9. AcesHighStudios

    AcesHighStudios Stunt Coordinator

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    Yes, I do remember now the price was ridiculous, but I don't think, after all the extensive work that went into both of those series, that a $100 complete set price tag would have been profitable at all for the studio.
     
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  10. Josh Steinberg

    Josh Steinberg Executive Producer
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    Presumably "The Twilight Zone" was profitable for Image at that price.

    But regardless... releasing sets that don't sell isn't profitable either.

    There's a sweet spot to be found, but they were nowhere close to it.

    The honest answer these days is probably that you can't rely on one single source of revenue to make a project like that financially viable. You need the combination of multiple revenue streams, of which physical media sales can be part of it. Selling the new HD masters for cable or broadcast syndication is another piece of the puzzle, and licensing them to streaming services is another potential piece. But the days of using a disc release to finance the entire project are probably long gone.
     
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  11. EricSchulz

    EricSchulz Producer

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    I remember one of the last colorizing "fads" was in the early 80's. It was done for the same reason: younger people won't watch B&W because it's perceived as old. The The Police released the beautiful B&W video for "Every Breath You Take" and shot that idea to hell! And Anton Corbin's videos. And Herb Ritts...
     
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  12. Matt Hough

    Matt Hough Director
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    The bonus documentary on the second disc explains how many of the colors were chosen based in many cases on careful research. They also explain why in certain instances they veer away from the original colors to something else. Lucie Arnaz went to the Fathom event a couple of nights ago where five of the shows and the documentary were presented in movie theaters, and she praised the documentary greatly in its explanation of the research that goes into one of these colorization projects.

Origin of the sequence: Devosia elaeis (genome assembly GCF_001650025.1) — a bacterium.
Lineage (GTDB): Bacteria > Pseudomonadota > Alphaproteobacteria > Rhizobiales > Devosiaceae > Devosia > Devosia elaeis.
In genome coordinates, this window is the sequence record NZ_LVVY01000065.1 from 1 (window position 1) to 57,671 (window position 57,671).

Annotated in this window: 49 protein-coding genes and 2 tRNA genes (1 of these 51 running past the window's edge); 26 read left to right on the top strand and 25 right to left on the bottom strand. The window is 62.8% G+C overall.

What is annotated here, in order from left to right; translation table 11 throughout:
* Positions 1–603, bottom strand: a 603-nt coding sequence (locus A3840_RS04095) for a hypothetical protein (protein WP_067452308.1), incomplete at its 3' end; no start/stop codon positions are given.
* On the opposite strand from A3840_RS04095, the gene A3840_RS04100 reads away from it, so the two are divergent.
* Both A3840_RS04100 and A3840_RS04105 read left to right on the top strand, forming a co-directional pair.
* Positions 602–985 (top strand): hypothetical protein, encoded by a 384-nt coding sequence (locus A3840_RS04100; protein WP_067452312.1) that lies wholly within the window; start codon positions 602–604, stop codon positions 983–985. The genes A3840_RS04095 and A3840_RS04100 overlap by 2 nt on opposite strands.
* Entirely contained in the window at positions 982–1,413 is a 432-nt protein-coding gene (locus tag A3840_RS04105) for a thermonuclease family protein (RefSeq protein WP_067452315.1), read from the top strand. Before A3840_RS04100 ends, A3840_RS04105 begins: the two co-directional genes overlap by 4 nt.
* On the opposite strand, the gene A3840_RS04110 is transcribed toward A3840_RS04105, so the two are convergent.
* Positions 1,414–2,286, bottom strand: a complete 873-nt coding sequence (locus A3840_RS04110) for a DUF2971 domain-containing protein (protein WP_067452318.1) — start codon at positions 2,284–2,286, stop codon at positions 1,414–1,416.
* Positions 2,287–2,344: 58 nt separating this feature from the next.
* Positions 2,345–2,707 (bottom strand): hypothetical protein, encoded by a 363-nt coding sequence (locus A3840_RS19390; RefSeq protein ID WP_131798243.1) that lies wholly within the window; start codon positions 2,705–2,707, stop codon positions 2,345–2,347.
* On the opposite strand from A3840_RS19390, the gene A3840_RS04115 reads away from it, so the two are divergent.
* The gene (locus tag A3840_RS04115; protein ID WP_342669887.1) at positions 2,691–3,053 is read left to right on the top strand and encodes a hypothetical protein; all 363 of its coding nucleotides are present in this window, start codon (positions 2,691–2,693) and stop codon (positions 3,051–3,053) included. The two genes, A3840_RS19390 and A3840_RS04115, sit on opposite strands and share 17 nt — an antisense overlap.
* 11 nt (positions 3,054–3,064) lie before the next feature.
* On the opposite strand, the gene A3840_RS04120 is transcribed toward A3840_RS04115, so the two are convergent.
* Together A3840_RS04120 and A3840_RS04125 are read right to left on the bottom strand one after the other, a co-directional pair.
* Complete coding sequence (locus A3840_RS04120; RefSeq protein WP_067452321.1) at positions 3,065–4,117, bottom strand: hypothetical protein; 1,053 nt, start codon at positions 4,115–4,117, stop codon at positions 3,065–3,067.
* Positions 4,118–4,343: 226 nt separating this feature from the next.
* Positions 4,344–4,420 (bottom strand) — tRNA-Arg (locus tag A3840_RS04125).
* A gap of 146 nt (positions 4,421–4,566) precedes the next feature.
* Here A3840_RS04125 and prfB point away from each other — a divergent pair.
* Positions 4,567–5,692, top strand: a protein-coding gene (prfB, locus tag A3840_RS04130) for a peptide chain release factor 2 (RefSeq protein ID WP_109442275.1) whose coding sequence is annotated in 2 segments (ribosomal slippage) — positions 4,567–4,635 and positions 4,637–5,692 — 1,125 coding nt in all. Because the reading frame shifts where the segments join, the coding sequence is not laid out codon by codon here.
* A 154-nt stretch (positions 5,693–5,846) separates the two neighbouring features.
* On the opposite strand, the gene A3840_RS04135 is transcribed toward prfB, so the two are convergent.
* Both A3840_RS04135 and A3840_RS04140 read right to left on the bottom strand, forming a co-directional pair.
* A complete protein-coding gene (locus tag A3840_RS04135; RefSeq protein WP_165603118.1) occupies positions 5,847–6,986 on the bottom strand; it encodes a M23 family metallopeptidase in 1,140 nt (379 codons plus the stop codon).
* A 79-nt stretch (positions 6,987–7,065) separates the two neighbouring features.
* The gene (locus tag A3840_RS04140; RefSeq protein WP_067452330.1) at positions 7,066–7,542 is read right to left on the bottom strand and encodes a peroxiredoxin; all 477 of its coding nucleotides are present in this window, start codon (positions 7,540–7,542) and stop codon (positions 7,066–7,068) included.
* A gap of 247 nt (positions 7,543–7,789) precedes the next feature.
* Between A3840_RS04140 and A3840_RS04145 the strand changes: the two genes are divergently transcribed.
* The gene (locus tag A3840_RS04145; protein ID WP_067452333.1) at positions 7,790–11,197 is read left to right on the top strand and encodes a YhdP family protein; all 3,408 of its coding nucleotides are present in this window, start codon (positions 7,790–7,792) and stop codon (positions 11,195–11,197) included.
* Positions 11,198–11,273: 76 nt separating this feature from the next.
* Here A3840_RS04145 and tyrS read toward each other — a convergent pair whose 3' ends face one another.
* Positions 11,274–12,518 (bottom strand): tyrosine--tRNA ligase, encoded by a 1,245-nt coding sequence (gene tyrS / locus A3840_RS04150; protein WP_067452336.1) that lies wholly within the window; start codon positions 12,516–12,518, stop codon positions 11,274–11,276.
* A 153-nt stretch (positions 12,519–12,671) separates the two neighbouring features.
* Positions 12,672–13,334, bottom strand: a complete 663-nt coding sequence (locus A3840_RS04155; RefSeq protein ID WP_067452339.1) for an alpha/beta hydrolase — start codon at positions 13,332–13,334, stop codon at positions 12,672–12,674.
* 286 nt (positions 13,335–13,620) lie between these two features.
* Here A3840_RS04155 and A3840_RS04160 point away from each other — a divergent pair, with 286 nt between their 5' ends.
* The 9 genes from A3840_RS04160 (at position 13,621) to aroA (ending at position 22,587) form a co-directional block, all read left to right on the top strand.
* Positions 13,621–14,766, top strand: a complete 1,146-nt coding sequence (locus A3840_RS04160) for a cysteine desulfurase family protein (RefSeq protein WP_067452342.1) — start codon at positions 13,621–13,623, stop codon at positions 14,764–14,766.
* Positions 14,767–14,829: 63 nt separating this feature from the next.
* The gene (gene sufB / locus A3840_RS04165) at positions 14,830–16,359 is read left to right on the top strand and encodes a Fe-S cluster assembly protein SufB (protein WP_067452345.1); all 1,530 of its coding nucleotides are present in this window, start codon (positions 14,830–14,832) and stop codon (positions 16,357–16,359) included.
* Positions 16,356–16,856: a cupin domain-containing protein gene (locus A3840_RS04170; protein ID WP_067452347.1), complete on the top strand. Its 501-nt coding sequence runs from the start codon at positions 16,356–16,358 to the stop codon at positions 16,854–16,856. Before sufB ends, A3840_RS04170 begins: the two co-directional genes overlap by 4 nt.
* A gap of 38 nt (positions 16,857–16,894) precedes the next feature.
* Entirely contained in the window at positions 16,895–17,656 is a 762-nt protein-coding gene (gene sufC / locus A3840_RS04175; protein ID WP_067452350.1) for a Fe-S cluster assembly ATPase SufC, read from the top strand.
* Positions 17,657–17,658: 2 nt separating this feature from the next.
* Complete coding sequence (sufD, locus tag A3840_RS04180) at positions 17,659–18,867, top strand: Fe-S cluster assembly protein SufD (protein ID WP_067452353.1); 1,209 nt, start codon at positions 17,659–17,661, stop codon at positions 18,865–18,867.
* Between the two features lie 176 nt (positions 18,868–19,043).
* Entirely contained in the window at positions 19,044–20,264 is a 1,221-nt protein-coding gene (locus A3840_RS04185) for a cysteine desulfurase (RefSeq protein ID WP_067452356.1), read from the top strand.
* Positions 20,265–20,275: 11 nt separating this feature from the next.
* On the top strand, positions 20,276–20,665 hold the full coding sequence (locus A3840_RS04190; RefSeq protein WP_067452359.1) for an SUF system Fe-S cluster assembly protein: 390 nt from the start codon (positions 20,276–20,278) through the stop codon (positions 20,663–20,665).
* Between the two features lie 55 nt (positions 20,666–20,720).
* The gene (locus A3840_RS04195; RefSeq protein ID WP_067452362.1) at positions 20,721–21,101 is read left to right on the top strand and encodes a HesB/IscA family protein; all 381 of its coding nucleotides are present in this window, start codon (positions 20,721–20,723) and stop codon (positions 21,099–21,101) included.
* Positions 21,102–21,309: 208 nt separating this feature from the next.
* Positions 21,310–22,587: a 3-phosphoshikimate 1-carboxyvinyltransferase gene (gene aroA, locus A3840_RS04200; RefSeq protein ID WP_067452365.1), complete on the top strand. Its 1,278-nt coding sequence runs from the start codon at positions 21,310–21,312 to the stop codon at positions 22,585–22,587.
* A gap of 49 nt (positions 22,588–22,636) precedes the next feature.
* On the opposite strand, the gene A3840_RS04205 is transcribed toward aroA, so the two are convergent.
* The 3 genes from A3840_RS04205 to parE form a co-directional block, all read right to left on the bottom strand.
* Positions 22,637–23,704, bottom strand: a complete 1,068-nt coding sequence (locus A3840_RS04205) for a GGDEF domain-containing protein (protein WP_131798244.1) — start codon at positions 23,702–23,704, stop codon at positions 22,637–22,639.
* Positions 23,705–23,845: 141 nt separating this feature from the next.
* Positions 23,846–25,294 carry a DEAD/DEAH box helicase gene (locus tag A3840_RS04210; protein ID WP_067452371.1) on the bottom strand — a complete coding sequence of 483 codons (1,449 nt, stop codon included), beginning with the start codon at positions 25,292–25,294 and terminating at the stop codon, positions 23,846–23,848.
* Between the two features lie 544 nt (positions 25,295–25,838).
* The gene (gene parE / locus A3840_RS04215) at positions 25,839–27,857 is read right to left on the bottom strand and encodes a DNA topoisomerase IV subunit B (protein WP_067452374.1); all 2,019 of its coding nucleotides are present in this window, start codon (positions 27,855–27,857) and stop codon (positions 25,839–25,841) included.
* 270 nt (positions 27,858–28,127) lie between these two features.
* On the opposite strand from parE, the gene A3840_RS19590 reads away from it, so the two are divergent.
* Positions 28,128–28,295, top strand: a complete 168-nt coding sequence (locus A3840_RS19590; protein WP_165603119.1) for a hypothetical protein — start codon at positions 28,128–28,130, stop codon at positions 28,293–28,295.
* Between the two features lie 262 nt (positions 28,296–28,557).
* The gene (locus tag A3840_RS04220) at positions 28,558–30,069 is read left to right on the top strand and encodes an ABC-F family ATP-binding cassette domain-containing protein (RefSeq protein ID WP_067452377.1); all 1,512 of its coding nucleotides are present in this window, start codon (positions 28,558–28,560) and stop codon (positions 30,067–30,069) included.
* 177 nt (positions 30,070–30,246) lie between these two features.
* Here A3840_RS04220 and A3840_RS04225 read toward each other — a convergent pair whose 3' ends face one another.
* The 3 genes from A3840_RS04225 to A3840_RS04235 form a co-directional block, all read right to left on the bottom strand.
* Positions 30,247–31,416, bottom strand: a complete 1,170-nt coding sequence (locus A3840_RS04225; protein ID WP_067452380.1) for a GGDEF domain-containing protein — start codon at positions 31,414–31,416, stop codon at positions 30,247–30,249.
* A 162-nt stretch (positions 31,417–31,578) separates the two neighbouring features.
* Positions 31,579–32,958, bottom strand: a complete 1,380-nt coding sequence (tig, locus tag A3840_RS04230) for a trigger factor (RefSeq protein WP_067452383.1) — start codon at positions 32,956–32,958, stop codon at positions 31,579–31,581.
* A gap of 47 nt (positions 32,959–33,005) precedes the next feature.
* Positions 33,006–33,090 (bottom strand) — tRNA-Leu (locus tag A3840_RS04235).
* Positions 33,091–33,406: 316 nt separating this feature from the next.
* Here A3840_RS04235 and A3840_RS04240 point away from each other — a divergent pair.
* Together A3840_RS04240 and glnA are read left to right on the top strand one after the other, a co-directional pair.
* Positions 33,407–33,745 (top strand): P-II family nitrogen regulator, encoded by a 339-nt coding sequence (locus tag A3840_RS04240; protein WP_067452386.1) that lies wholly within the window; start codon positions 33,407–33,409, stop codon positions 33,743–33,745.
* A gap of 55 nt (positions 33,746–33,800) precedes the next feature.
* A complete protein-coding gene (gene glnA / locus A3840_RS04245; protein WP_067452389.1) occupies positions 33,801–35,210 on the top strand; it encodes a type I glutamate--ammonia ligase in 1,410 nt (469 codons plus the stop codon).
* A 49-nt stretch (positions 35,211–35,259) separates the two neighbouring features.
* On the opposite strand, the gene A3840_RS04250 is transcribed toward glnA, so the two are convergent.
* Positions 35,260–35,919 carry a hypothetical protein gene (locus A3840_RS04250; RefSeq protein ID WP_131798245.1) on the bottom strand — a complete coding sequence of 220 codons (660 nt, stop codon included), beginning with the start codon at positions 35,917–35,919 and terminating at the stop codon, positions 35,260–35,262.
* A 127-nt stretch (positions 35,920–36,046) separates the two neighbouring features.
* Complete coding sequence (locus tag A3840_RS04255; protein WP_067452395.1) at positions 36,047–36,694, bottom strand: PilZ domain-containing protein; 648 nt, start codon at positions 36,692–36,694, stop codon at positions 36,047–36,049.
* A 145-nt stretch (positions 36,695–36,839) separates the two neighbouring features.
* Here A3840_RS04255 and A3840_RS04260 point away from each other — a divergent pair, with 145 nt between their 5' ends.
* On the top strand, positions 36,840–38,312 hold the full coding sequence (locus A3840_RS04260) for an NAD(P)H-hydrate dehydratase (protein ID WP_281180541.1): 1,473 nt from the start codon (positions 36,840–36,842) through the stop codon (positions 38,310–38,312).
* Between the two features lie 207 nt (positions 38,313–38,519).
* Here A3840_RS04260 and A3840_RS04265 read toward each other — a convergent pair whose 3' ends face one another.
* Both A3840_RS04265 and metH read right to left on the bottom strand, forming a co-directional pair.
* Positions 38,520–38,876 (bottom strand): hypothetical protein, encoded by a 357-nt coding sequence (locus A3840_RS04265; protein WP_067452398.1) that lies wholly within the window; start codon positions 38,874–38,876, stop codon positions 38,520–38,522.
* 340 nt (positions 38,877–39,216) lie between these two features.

13. MartinP.

    MartinP. Supporting Actor

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    Colorization has always been around. They were hand colorizing silent movies in the 1920's. Computerized colorization has been around since the 1970's. There are people who say they don't like to watch anything in b&w, but there are also people who say they don't like to watch old movies and they don't just mean b&w ones. Those that have a problem with it seem to have an attitude that anyone who does like it is wrong and so won't stop proclaiming their opinions, while those of us who don't mind it enjoy the fruits of their labors, especially since the process is better than it first was.
     
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  14. TJPC

    TJPC Producer

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    I don’t usually buy tv shows on DVD, but a complete series set is very attractive to me on Blu ray. I could not resist the Star Trek sets, and bought “The Twilight Zone” and “Dick Van Dyke”.

    I would buy “I Love Lucy” on Blu in a minute if it were a complete set. I am not about to buy it season by season just because it might peter out as it has.
     
  15. BobO'Link

    BobO'Link Producer